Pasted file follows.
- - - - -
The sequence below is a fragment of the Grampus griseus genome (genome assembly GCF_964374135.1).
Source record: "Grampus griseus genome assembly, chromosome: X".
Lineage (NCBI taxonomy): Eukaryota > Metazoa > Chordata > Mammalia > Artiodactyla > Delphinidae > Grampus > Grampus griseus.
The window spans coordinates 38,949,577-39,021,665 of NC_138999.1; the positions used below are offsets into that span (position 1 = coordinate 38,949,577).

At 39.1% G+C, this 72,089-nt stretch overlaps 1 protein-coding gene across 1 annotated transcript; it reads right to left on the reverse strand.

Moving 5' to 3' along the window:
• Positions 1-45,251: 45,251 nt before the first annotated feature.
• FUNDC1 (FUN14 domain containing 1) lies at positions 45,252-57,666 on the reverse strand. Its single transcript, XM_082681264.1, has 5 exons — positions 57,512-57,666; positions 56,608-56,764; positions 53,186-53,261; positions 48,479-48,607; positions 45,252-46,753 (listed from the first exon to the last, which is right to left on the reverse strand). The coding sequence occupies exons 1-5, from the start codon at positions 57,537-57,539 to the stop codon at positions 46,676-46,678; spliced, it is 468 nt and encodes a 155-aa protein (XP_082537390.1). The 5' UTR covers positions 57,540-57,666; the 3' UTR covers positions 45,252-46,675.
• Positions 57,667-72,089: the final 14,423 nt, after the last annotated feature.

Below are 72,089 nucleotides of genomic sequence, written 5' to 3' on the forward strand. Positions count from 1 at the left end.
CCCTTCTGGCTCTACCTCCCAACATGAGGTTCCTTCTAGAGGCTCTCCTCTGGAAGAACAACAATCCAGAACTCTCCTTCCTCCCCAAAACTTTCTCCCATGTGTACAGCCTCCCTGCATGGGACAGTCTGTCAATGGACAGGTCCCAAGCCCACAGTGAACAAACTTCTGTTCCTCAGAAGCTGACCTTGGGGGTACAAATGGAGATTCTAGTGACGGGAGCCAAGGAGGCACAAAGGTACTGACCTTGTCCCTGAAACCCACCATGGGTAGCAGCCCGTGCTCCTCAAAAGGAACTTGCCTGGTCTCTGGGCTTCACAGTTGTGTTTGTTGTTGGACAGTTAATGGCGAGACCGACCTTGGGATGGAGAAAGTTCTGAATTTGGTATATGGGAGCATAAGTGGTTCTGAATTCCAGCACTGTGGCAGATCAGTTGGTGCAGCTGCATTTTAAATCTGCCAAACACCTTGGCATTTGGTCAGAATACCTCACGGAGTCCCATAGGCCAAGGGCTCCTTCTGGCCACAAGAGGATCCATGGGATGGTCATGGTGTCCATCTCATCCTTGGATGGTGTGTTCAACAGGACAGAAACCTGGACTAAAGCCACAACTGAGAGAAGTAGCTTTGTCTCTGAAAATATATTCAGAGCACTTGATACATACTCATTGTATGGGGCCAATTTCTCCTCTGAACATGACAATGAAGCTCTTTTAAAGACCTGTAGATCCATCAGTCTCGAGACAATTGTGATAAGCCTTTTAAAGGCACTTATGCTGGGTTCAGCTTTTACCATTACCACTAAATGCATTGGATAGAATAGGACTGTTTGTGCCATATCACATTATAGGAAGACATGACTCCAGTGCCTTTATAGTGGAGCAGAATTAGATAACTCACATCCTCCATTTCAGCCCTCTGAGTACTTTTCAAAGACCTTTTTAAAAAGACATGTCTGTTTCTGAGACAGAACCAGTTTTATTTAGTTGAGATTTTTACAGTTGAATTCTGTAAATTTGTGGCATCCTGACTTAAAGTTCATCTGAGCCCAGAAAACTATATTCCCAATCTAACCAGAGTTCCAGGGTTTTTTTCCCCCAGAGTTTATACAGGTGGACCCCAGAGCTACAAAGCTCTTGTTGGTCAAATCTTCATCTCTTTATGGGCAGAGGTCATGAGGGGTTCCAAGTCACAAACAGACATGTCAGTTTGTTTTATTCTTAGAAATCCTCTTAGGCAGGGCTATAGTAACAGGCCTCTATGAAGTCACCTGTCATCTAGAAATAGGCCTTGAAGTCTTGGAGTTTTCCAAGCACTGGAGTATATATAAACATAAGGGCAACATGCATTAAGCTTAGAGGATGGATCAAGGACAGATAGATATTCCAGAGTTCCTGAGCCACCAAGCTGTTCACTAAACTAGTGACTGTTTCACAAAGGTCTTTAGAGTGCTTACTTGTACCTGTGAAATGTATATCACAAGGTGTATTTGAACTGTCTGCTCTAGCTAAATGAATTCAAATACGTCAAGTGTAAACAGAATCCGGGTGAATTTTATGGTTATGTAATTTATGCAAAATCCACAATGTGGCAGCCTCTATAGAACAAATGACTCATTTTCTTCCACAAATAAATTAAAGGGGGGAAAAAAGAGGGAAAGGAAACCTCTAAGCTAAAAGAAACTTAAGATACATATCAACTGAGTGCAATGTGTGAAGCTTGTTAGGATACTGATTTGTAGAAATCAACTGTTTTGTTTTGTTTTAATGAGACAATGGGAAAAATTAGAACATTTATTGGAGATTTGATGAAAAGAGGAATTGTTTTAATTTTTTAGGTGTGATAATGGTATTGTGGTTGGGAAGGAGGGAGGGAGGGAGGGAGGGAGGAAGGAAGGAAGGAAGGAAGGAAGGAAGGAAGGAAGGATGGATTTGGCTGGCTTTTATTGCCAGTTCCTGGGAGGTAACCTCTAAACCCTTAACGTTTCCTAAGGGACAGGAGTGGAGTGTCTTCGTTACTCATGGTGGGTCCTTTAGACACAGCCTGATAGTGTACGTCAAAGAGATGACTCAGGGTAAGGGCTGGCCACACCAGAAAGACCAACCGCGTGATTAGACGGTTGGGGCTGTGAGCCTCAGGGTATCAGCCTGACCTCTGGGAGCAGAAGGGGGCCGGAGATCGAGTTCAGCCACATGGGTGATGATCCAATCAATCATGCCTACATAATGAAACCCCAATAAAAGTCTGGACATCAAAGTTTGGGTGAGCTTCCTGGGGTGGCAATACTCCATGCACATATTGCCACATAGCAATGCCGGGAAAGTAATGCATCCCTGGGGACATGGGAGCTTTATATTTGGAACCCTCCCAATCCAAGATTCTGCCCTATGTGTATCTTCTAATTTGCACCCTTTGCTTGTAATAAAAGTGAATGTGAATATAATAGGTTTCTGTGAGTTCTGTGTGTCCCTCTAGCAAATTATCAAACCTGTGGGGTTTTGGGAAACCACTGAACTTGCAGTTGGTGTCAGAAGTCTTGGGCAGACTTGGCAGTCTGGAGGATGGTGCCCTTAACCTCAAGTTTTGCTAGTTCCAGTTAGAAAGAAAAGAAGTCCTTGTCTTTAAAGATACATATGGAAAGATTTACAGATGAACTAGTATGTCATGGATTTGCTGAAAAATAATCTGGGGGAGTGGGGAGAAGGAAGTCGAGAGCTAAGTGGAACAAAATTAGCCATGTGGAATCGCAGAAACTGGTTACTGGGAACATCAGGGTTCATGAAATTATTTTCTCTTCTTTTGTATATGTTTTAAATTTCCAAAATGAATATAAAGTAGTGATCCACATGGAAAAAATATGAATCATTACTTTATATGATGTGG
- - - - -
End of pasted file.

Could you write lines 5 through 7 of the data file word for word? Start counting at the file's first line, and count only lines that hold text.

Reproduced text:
At 39.1% G+C, this 72,089-nt stretch overlaps 1 protein-coding gene across 1 annotated transcript; it reads right to left on the reverse strand.

Moving 5' to 3' along the window:
• Positions 1-45,251: 45,251 nt before the first annotated feature.